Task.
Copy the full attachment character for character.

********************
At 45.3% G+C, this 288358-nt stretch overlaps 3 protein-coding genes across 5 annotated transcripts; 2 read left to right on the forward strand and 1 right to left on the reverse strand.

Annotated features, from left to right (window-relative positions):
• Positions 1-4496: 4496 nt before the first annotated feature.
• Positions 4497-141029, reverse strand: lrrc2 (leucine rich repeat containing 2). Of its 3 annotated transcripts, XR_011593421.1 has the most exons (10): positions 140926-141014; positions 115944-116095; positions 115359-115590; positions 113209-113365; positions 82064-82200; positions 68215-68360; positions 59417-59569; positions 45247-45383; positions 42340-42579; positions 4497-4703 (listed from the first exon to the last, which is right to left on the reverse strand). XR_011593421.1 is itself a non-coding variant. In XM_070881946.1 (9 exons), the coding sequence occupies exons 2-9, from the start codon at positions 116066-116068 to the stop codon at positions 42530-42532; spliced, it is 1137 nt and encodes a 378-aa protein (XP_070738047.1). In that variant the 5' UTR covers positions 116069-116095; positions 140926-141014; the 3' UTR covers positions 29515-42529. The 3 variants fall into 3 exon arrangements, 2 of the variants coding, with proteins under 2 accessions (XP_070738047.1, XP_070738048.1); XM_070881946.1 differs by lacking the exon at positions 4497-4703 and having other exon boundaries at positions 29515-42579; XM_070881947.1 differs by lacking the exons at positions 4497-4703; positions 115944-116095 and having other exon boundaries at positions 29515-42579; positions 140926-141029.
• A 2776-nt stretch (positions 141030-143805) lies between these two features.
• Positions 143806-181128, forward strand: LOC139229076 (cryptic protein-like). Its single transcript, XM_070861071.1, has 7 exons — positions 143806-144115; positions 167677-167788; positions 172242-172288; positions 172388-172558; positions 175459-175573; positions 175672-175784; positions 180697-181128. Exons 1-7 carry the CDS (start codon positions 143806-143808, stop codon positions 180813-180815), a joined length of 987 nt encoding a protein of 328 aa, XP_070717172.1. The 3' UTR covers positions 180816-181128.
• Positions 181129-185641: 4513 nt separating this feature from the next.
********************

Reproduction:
At 45.3% G+C, this 288358-nt stretch overlaps 3 protein-coding genes across 5 annotated transcripts; 2 read left to right on the forward strand and 1 right to left on the reverse strand.

Annotated features, from left to right (window-relative positions):
• Positions 1-4496: 4496 nt before the first annotated feature.
• Positions 4497-141029, reverse strand: lrrc2 (leucine rich repeat containing 2). Of its 3 annotated transcripts, XR_011593421.1 has the most exons (10): positions 140926-141014; positions 115944-116095; positions 115359-115590; positions 113209-113365; positions 82064-82200; positions 68215-68360; positions 59417-59569; positions 45247-45383; positions 42340-42579; positions 4497-4703 (listed from the first exon to the last, which is right to left on the reverse strand). XR_011593421.1 is itself a non-coding variant. In XM_070881946.1 (9 exons), the coding sequence occupies exons 2-9, from the start codon at positions 116066-116068 to the stop codon at positions 42530-42532; spliced, it is 1137 nt and encodes a 378-aa protein (XP_070738047.1). In that variant the 5' UTR covers positions 116069-116095; positions 140926-141014; the 3' UTR covers positions 29515-42529. The 3 variants fall into 3 exon arrangements, 2 of the variants coding, with proteins under 2 accessions (XP_070738047.1, XP_070738048.1); XM_070881946.1 differs by lacking the exon at positions 4497-4703 and having other exon boundaries at positions 29515-42579; XM_070881947.1 differs by lacking the exons at positions 4497-4703; positions 115944-116095 and having other exon boundaries at positions 29515-42579; positions 140926-141029.
• A 2776-nt stretch (positions 141030-143805) lies between these two features.
• Positions 143806-181128, forward strand: LOC139229076 (cryptic protein-like). Its single transcript, XM_070861071.1, has 7 exons — positions 143806-144115; positions 167677-167788; positions 172242-172288; positions 172388-172558; positions 175459-175573; positions 175672-175784; positions 180697-181128. Exons 1-7 carry the CDS (start codon positions 143806-143808, stop codon positions 180813-180815), a joined length of 987 nt encoding a protein of 328 aa, XP_070717172.1. The 3' UTR covers positions 180816-181128.
• Positions 181129-185641: 4513 nt separating this feature from the next.